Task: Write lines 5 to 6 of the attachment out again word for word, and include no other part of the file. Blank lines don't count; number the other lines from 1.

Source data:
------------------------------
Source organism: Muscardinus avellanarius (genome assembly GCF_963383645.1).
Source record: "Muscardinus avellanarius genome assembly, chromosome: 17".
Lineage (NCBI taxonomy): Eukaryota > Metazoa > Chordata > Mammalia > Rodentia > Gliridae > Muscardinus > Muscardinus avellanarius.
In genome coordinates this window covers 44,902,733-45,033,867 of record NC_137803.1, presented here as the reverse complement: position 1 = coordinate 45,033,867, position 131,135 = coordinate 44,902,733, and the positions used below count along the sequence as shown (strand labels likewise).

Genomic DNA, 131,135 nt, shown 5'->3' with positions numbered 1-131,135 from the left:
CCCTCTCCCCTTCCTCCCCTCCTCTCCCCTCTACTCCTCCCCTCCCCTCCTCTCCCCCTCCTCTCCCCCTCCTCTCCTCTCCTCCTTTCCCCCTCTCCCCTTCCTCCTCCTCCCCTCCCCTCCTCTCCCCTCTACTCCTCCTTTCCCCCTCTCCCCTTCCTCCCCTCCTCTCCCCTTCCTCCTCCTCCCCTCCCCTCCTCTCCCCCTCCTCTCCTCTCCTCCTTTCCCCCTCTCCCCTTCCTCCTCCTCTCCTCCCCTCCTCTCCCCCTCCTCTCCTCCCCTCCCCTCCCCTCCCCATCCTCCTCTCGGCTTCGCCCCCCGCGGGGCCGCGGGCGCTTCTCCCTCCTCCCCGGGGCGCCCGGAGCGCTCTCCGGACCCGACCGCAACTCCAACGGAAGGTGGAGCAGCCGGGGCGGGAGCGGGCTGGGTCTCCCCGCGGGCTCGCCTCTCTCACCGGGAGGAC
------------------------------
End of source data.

Genomic DNA, 131,135 nt, shown 5'->3' with positions numbered 1-131,135 from the left:
CCCTCTCCCCTTCCTCCCCTCCTCTCCCCTCTACTCCTCCCCTCCCCTCCTCTCCCCCTCCTCTCCCCCTCCTCTCCTCTCCTCCTTTCCCCCTCTCCCCTTCCTCCTCCTCCCCTCCCCTCCTCTCCCCTCTACTCCTCCTTTCCCCCTCTCCCCTTCCTCCCCTCCTCTCCCCTTCCTCCTCCTCCCCTCCCCTCCTCTCCCCCTCCTCTCCTCTCCTCCTTTCCCCCTCTCCCCTTCCTCCTCCTCTCCTCCCCTCCTCTCCCCCTCCTCTCCTCCCCTCCCCTCCCCTCCCCATCCTCCTCTCGGCTTCGCCCCCCGCGGGGCCGCGGGCGCTTCTCCCTCCTCCCCGGGGCGCCCGGAGCGCTCTCCGGACCCGACCGCAACTCCAACGGAAGGTGGAGCAGCCGGGGCGGGAGCGGGCTGGGTCTCCCCGCGGGCTCGCCTCTCTCACCGGGAGGAC